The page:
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Preface, and Introduction
To the Geologic History of Virginia
"No rock is accidental."What we are talking about here are rocks and fossils. These are the only records of the geological past. Without them there would be no record, no history to recover. We construct geologic history from the study of rocks and fossils. How do geologists and paleontologists do it?
No rock is accidental. No idea in geology is more important than this. Every rock forms under a specific and unique set of conditions. Find the rock and you know what conditions existed at that spot at the time the rock formed. Change the conditions and a different rock forms. If the temperature is raised enough the rock will either bake (a metamorphic rock) or melt (an igneous rock). But expose them to conditions comfortable for us at the Earth's surface and they are just as unstable and begin to weather and form new minerals that are stable under these conditions (forming sediments). The adjustment may be slow by human standards but in time a new rock stable under the new conditions results.
Much of the training of a geologist is coming to understand how the hundreds of different kinds of rocks form. It may seem baffling when a geologist picks up a rock, that just looks like an old stone, and tells a tale about where it came from and how it formed. But to the trained eye and mind every rock is like a book waiting for its history to be read. And the story it tells is of the conditions that existed at the time it formed.
The work of a paleontologist is similar. Every fossil was once a living organism which was born, fed, grew up, interacted with other organisms and the environment, reproduced, and died. A paleontologist studies to understand how these petrified remains once lived.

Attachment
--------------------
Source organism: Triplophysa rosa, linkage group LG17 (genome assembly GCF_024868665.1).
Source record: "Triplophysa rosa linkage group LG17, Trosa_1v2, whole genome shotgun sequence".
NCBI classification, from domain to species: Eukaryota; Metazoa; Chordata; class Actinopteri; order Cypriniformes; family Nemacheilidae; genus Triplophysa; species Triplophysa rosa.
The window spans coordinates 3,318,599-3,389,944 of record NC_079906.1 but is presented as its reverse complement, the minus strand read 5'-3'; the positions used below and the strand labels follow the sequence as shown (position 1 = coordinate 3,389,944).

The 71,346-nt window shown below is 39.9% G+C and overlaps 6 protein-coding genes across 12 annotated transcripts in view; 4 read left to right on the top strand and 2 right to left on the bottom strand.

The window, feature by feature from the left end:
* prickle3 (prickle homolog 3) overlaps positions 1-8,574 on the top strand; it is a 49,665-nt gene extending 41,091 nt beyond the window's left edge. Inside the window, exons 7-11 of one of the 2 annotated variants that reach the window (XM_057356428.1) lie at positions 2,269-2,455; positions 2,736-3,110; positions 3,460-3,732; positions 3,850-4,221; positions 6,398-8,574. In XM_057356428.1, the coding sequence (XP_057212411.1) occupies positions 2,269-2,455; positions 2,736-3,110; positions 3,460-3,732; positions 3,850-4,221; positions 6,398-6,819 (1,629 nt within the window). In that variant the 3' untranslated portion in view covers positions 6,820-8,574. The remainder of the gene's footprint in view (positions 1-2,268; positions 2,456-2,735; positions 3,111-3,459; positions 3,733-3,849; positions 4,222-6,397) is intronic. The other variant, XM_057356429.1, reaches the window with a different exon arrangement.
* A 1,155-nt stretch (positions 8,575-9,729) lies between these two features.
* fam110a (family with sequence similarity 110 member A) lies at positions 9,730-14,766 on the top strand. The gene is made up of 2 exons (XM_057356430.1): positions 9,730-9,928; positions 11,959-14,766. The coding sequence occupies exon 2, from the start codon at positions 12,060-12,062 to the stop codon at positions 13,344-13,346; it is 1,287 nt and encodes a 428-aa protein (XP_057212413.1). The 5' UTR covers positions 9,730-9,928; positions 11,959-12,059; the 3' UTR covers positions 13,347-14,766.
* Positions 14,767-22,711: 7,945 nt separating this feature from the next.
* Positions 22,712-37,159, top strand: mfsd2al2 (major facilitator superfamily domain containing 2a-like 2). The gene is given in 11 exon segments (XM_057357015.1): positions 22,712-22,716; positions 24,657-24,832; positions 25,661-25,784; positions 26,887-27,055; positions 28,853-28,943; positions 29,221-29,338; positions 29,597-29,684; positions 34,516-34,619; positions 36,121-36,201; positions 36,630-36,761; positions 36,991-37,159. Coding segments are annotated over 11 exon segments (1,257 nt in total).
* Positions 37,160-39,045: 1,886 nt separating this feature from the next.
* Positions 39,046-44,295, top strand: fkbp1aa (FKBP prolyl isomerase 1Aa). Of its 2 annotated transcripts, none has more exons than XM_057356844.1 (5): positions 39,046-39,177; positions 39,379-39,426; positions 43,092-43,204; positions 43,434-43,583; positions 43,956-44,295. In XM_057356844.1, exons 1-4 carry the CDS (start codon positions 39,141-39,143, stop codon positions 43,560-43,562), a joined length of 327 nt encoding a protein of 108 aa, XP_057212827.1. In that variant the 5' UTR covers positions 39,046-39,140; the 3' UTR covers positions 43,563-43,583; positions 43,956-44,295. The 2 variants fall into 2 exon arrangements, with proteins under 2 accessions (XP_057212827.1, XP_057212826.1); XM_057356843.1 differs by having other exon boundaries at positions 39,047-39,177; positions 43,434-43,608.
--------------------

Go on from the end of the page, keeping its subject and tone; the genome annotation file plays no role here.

What then must you know to read this history? We do not expect you to have much knowledge of geology and paleontology. Rather, as the history progresses the knowledge you need to understand the events will be explained. It is our hope this history will interest you enough you will want to learn more about geology and paleontology, perhaps even take some courses.
More than anything we want to capture your imagination, and sit in wonder at the teeming events that make up the rocks of Virginia, and the Mid-Atlantic Region.
INTRODUCTIONThe spot where you are has not always been as it is now, may never have been as it is now. It strains the imagination to think that at one time this spot may have been deep in the earth and red hot with molten rock, and at another time a broad expanse of tidal flat baking in a tropical sun, and at another time a deep sea, and at another time a high mountain. The geologist is driven by curiosity to wonder, "What was it like right here 10, 100, 1000 million years ago...and how do I know that?"
The state of Virginia and the surrounding Mid-Atlantic states have a long and fascinating geologic history. The oldest rocks, in the Blue Ridge, are as much as 1.8 billion years old. At 1.1 billion years the Blue Ridge was molten rock deep inside a mountain range, and connected directly to Africa. At 600 million years ago Virginia and Africa rifted apart and an ocean basin (the Protoatlantic) opened along the east coast. At this time the land on which Richmond, Washington, D.C., Virginia Beach, and Norfolk now lie had not yet appeared.
To create the now geologically quiet real estate of the eastern half of Virginia required, in the past 600 million years, a first rifting event (opening of the Protoatlantic), a geologically quiet continental margin, a first orogeny (mountain building; Taconic), a second orogeny (Acadian), a third orogeny (Alleghenian) which brought Africa back to North America and closed the Protoatlantic ocean, a second rifting event (opening of the Atlantic ocean), and creation of the present continental margin.
And in that span of time the life populating the state has ranged from a time when only bacterial cells existed, to shallow seas filled with invertebrate life, to flood plains covered with tropical jungles of strange plants, to dinosaurs tromping across the state, to mammoths, mastodons and giant ground sloths, and eventually humans.
The record of this history lies in the rocks under our feet, and in the mountains that form our scenery. Unraveling this history is one of the most fascinating adventures we can pursue.
Continue to: Origin of the History, Request for Contributions, Technical Depth of the
History, Theoretical Models Behind the History
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